State of the Planet

News from the Columbia Climate School

A Climate Battle Cry for Earth Day

Amazon River Delta Courtesy NASA, Johnson Space Center
Photo: NASA

A group of 17 renowned scientists from around the world are appealing for dramatic action to forestall the worst effects of climate change, issuing an “Earth Statement” that calls for a world powered with zero carbon emissions by mid-century.

The appeal spells out eight “essential elements” of action that need to be taken by world governments gathering to negotiate a climate agreement in Paris this December.

“The window of opportunity is closing fast,” said Johan Rockstrom, chair of the Earth League, the organization behind the statement. Nations must act now to avoid going past a 2° C rise in average temperature, which many fear would risk disruption of communities and economies from rising sea levels, heat waves, droughts and floods.

The Paris meeting “is the moment of truth: the last chance to stay within the 2° Celsius upper limit,” said Professor Jeffrey Sachs, director of the Earth Institute and an author of the Earth Statement. “The key to success is deep decarbonization by mid-century. Our studies show that this can be accomplished, at modest cost, and with a significant improvement in the quality of life. Success will require a shared global vision, strong national commitments, and global cooperation on technology pathways.”

Peter Schlosser, the deputy director of the Earth Institute, is also one of the statement’s co-authors.

If we follow our current path of energy use, the statement notes, average temperatures could rise 4° C by 2100 – and there is a one-in-10 chance that is would rise by 6°, with devastating impact.

The “eight essentials” are:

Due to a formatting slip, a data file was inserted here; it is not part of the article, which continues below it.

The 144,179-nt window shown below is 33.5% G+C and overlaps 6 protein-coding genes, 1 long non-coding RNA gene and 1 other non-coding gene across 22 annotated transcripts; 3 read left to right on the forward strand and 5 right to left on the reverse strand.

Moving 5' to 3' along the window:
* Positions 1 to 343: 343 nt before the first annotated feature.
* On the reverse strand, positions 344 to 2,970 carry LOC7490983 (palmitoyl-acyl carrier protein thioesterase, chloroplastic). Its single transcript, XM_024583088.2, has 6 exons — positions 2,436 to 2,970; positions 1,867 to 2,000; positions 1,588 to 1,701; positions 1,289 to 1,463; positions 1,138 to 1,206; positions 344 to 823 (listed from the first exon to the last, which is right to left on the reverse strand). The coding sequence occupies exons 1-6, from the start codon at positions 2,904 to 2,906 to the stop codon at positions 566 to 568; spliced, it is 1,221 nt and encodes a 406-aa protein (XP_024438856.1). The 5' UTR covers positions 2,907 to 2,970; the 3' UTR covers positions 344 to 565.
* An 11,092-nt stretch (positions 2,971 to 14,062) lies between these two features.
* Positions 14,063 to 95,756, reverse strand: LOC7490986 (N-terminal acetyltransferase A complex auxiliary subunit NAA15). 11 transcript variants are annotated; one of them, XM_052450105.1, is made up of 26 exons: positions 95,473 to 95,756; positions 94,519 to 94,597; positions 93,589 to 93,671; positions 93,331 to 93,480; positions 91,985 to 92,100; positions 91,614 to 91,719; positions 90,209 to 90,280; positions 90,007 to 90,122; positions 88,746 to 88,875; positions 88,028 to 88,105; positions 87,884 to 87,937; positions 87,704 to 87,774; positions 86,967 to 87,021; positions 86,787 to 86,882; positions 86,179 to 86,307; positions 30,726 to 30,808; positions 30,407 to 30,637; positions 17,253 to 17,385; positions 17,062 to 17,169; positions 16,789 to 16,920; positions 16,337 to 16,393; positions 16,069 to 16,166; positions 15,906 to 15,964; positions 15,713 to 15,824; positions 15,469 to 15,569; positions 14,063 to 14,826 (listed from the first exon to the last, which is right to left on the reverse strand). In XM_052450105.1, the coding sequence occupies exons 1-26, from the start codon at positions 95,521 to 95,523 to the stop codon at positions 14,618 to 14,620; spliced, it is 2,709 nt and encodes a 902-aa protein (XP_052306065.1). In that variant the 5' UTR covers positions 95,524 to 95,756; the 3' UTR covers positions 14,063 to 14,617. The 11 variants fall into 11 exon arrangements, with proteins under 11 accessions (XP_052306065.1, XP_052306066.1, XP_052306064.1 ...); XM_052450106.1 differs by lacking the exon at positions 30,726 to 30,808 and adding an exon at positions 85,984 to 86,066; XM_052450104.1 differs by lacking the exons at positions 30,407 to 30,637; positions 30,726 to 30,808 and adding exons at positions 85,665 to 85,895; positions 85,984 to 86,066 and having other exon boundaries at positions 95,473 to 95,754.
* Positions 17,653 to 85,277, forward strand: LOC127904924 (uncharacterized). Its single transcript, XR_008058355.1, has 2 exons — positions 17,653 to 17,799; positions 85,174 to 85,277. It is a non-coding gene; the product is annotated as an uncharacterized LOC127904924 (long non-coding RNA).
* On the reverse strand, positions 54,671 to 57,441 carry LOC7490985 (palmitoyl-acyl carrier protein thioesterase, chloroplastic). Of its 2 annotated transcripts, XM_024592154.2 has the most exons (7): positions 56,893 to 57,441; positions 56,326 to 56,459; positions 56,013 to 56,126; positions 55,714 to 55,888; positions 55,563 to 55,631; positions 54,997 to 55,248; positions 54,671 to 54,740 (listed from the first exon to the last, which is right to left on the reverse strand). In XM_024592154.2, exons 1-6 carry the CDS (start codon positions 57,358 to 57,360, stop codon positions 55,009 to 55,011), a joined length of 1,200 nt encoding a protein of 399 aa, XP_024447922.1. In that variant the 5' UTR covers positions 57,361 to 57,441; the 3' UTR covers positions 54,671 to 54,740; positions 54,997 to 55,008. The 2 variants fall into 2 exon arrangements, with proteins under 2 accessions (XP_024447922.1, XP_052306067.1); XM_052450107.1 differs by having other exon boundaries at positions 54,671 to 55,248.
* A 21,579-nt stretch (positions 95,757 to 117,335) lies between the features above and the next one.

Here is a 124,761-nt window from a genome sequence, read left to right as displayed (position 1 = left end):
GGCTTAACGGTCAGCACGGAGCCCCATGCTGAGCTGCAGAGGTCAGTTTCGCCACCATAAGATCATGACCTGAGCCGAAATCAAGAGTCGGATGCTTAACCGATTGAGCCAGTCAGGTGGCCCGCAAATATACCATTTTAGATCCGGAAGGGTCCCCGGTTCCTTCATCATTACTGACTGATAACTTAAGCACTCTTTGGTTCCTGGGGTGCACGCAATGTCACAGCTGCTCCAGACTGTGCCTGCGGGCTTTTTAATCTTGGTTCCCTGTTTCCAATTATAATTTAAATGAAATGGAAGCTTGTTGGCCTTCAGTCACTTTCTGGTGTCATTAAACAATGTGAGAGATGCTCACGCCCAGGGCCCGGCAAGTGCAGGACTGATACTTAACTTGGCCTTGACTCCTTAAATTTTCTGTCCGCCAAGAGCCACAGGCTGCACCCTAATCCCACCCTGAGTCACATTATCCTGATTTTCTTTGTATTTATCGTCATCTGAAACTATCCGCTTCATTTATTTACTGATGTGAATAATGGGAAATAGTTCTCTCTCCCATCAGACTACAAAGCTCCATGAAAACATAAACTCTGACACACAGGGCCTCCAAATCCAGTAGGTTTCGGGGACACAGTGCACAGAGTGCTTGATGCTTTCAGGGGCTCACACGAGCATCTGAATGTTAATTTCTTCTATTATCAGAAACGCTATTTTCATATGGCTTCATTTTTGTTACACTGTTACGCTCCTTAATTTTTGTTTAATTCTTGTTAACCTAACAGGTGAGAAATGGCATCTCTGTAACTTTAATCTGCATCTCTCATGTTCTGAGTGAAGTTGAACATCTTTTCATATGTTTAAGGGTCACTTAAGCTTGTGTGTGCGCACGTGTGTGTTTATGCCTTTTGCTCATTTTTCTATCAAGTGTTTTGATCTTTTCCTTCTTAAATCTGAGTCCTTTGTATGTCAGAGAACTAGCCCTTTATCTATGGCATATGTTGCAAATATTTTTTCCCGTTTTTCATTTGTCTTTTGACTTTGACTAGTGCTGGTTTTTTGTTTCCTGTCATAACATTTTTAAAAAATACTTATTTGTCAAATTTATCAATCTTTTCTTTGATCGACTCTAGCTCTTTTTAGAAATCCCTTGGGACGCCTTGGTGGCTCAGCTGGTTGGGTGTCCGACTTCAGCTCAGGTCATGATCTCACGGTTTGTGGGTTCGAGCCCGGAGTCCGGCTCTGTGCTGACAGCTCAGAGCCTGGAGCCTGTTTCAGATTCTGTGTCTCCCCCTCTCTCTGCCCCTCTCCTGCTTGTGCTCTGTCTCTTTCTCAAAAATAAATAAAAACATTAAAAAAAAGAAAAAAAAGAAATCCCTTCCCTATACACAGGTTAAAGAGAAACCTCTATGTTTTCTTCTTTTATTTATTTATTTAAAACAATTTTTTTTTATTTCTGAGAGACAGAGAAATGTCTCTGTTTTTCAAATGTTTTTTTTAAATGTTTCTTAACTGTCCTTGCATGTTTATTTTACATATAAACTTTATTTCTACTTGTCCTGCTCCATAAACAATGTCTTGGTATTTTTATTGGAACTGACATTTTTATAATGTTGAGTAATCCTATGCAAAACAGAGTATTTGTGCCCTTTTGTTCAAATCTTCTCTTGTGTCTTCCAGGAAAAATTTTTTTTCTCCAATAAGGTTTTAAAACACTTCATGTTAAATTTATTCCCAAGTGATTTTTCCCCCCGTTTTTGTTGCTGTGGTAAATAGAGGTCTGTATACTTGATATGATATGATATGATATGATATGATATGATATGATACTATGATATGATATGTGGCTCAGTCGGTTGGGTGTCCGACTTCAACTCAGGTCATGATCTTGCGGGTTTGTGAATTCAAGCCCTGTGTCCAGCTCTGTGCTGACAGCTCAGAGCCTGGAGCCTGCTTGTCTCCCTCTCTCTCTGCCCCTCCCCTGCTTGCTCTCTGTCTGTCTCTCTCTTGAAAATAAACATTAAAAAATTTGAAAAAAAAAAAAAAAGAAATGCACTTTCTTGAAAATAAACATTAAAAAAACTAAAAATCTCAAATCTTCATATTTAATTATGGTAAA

• The 2° C limit: Countries need to stick to their commitments to keep global warming to below a 2° C rise.
  • A 1 trillion tonne carbon budget: The world needs to limit carbon use and leave at least three-quarters of known fossil fuel reserves in the ground.
  • Zero carbon emissions: The world economy should phase out fossil fuels entirely by mid-century.
  • 193 countries: Everyone should stick to their decarbonization plans, with rich nations taking the lead.
  • Clean energy: The world needs a new wave of innovation in technology to address the climate problem, and to make those innovations available to everyone.
  • Support for the losses: Helping vulnerable nations and communities, and building resilience to climate change.
  • Protecting ecosystems: Safeguarding vital ecosystems and the oceans and forests that help take up carbon.
  • $100+ billion of financing: Governments and the private sector need to step up and help pay for the transition.

“The science, the economics and the moral imperative to protect our planet all demand this action. We are calling on policy-makers to show real leadership and commit the planet to a sustainable future,” Rockström said.

The Earth Statement is to be formally presented at the 4th Nobel Laureates Symposium on Global Sustainability, held at the Asia Society Hong Kong Center April 22-25. (You can catch the webcast here.)

For a complete text of the statement, to sign on in support and find details on the Earth League, visit their website.

Science for the Planet: In these short video explainers, discover how scientists and scholars across the Columbia Climate School are working to understand the effects of climate change and help solve the crisis.
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